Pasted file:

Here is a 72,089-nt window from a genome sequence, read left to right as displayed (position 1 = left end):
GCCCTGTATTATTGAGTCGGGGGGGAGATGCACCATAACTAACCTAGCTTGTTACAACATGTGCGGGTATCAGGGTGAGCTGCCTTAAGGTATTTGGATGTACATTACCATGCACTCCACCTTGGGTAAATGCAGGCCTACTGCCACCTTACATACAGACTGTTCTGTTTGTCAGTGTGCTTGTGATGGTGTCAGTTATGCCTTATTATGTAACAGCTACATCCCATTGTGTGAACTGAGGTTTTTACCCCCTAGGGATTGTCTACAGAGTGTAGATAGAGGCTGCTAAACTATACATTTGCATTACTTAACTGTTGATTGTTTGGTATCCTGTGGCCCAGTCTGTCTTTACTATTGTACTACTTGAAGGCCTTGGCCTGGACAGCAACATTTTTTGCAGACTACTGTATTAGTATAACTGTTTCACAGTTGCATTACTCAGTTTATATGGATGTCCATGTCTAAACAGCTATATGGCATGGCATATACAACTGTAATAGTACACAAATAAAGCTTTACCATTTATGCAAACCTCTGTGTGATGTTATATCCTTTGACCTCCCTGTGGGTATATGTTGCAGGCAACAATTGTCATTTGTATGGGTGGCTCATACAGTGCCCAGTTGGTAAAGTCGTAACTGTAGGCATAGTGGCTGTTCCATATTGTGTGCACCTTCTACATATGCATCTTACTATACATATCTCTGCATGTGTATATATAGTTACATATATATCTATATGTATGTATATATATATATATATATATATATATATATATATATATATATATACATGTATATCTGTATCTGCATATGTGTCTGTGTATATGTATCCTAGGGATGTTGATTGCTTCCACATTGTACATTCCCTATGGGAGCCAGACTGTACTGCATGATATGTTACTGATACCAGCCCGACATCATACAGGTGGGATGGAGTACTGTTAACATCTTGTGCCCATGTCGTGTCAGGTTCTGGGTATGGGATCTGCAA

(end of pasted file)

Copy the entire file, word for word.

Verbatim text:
Here is a 72,089-nt window from a genome sequence, read left to right as displayed (position 1 = left end):
GCCCTGTATTATTGAGTCGGGGGGGAGATGCACCATAACTAACCTAGCTTGTTACAACATGTGCGGGTATCAGGGTGAGCTGCCTTAAGGTATTTGGATGTACATTACCATGCACTCCACCTTGGGTAAATGCAGGCCTACTGCCACCTTACATACAGACTGTTCTGTTTGTCAGTGTGCTTGTGATGGTGTCAGTTATGCCTTATTATGTAACAGCTACATCCCATTGTGTGAACTGAGGTTTTTACCCCCTAGGGATTGTCTACAGAGTGTAGATAGAGGCTGCTAAACTATACATTTGCATTACTTAACTGTTGATTGTTTGGTATCCTGTGGCCCAGTCTGTCTTTACTATTGTACTACTTGAAGGCCTTGGCCTGGACAGCAACATTTTTTGCAGACTACTGTATTAGTATAACTGTTTCACAGTTGCATTACTCAGTTTATATGGATGTCCATGTCTAAACAGCTATATGGCATGGCATATACAACTGTAATAGTACACAAATAAAGCTTTACCATTTATGCAAACCTCTGTGTGATGTTATATCCTTTGACCTCCCTGTGGGTATATGTTGCAGGCAACAATTGTCATTTGTATGGGTGGCTCATACAGTGCCCAGTTGGTAAAGTCGTAACTGTAGGCATAGTGGCTGTTCCATATTGTGTGCACCTTCTACATATGCATCTTACTATACATATCTCTGCATGTGTATATATAGTTACATATATATCTATATGTATGTATATATATATATATATATATATATATATATATATATATATATATACATGTATATCTGTATCTGCATATGTGTCTGTGTATATGTATCCTAGGGATGTTGATTGCTTCCACATTGTACATTCCCTATGGGAGCCAGACTGTACTGCATGATATGTTACTGATACCAGCCCGACATCATACAGGTGGGATGGAGTACTGTTAACATCTTGTGCCCATGTCGTGTCAGGTTCTGGGTATGGGATCTGCAA